I still reflect back on my experience at T12: Toronto Fighting Game Championships. As a serious fighting game player, it’s hard not to reflect back on the things that went well and the things that didn’t at the biggest tournament of my life to date. In particular, I came out of T12 really disappointed with my performance in Super Street Fighter IV: Arcade Edition. Sure, I got embarrassed by Chi Rithy (pictured above) on the Team Spooky stream for thousands to see, but my saltiness coming out of that event was more deeply rooted than that. Despite the fact that I’ve played over 1,000 hours of Street Fighter IV since 2009, I felt like I was one of the weakest Street Fighter competitors there based on the level of play I saw and my poor Street Fighter record on that day.
That experience was enough to reinvigorate my interest in Street Fighter IV and my desire to be the best I can be.
It was clear to me what the gap was between the competition and I. While I felt like I could go toe- to-toe with almost everyone there from a strategic or tactical perspective, my execution was clearly lacking. Almost everyone there could connect all their links for maximum damage combos, which is something I couldn’t do at all.
The big hurdle for me has been Street Fighter IV’s extremely tight timing for link combos. For years, I’ve struggled with mastering the timing involved in linking specific attacks together. Instead of taking the time to learn them, I just gave myself all sorts of excuses, such as:
– With a 1-to-2 60ths of a second window to connect most advanced links, I’ll never be able to execute them
– Links are going to require me to put in a ton of practice and I hate practice
– Links are harder when you play online and there’s lag
– Links are hard due to the input lag on my TV
– I’m too old for this
Instead of putting in the work to improve my execution, I’ve formed my play-style around simpler combos that do less damage, but that I could do every time. For the most part, this worked well for me online, where the talent pool varies wildly in skill.
However, the consequences for these excuses and this play-style hit me hard when I played at T12. When it came down to it, almost every opponent I faced was able to hit me more than I was able to hit them, not for a lack of opportunity, but simply because of my own inability to rattle off a full combo.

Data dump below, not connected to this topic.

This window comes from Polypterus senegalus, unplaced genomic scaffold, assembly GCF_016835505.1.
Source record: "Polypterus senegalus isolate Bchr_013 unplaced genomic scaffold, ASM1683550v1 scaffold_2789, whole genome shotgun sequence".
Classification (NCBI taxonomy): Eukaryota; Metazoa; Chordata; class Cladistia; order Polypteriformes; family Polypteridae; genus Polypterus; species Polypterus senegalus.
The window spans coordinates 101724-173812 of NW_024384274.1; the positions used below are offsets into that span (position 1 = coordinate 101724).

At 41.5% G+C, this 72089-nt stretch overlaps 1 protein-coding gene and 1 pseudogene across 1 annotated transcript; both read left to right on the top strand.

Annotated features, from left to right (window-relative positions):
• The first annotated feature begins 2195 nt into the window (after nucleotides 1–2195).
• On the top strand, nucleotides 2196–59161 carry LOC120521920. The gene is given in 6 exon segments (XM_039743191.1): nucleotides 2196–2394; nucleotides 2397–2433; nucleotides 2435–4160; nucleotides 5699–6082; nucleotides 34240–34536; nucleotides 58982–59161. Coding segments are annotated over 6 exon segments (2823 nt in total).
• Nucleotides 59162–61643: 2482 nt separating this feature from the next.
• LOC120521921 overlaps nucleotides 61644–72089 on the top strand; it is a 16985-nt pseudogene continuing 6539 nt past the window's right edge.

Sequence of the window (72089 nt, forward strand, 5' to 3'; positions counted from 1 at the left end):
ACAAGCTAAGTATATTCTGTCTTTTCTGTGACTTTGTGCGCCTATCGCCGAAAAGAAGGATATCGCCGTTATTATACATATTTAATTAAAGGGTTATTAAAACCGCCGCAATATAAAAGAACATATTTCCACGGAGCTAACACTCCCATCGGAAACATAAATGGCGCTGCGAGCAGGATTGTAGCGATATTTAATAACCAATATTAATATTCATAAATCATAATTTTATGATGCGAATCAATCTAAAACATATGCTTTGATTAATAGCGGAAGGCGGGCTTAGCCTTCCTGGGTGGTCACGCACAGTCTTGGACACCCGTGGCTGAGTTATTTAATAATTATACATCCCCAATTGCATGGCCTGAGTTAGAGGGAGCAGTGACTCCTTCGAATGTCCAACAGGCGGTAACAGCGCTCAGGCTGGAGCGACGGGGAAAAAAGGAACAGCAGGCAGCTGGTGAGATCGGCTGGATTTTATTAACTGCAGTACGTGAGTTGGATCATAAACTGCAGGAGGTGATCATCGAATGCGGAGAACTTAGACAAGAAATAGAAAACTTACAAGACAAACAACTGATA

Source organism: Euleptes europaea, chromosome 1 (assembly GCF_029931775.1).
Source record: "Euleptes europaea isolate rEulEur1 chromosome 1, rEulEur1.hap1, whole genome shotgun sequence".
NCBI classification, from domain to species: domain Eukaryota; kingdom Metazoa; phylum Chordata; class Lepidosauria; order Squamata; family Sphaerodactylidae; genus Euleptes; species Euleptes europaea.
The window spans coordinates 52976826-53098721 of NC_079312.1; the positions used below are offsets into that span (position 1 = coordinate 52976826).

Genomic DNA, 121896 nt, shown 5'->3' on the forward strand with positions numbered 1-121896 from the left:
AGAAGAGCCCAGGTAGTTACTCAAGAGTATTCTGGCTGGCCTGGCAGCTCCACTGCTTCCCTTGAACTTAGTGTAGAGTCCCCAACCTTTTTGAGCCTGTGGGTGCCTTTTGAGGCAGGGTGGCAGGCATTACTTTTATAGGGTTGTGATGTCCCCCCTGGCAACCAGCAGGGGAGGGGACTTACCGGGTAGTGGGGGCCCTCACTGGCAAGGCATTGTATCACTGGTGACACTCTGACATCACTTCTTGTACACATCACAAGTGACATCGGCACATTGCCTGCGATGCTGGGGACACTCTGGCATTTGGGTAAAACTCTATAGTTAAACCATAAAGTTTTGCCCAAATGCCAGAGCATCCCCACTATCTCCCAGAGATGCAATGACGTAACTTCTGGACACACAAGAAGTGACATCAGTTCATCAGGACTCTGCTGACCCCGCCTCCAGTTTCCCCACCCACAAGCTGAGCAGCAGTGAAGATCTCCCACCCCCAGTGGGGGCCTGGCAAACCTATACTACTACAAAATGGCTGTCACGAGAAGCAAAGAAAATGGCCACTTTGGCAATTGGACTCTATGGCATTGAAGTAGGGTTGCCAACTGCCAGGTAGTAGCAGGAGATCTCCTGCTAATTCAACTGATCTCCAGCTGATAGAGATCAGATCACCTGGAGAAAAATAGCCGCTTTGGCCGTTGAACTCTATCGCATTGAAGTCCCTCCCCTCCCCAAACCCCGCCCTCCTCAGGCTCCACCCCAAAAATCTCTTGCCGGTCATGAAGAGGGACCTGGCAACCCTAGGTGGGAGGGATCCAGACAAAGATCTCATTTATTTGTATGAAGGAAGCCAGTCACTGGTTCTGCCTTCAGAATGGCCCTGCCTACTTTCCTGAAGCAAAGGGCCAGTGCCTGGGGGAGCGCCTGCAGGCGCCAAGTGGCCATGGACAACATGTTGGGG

I felt like I was at a crossroads. I’ve gone as far as I could with my current skill-set, but I felt like I wanted to go even further. Was I going to put in the work to get better? Or was I simply going to settle with what I have and likely face the same fate if/when a T13 were to happen in 2012?
While I didn’t make up my mind right away, I eventually committed to myself that I was going to try and address my execution shortcomings head-on. I spent a lot more time in training mode to get linking and ‘plinking’ down pat. At first, I felt like I’d never be able to do this at all, but sure enough, with enough practice, I was able to execute some of the more difficult links in training mode. The video below of me training with Cammy is an example of my tight linking in action:
From there, it was about having the skill and confidence to execute these bigger combos in an actual match. It was here where I had a lot of mental hurdles to overcome, such as the fear of losing due to messing up a combo, as well as me psyching myself out over potential internet and television lag. This was a slow, and sometimes painful process, but I think it helped. I lost a lot of matches due to execution errors, but I needed to at least try them in live matches until I got it right.
Four months later, I’ve seen growth in my game. When I last peaked as a Street Fighter player, I hit just over 5,000 battle points with Akuma. Now, I have three characters well over that mark with Rose, Cammy and Fei Long. In particular, my Rose and Cammy (pictured above) crossed the 7,000 battle point milestone about a week ago. Just recently, I was able to cross the 8,000 battle point milestone with Rose and Cammy, too. That means I’m now ranked as one of the top 100 Rose and Cammy players on XBOX Live.
Going a step beyond that, as of this post, I’m currently the #2 ranked Cammy and #1 ranked Rose player in Canada. I don’t know if gaming-wise, I’ve ever been #1 in anything. Having those under my belt, even for a little while, is a testament to my work paying off.
It was a bumpy ride to get there, and I took a lot of tough losses, but there was a lot of winning against some really good players, too. I’m most proud of a few stand-out performances against some well known players and some of the highest ranked players on XBOX Live. In some of those matches, I pushed some really high-level players to the brink, while in a handful of others, I was able to secure a win.
It means a lot to me to see myself overcoming obstacles that I thought I’d never be able to. It’s a huge confidence booster to me as far as Street Fighter and in life in general to see proof of practice, dedication and hard work panning out. What’s next for me as a competitive fighting game player? More practice. With Version 2012 out now, I want to adjust to the new changes and continue to grow. While I don’t think there are any major tournaments happening in my area anytime soon, nor do I see myself making the effort to travel out of town for one, but I’d like to head out to a few local fighting game events that happen in my area for some local practice. Who knows? Maybe at T13, I’ll be pulling off the upset of the century against Daigo. Probably not, but if I can make it this far, the sky is the limit, right?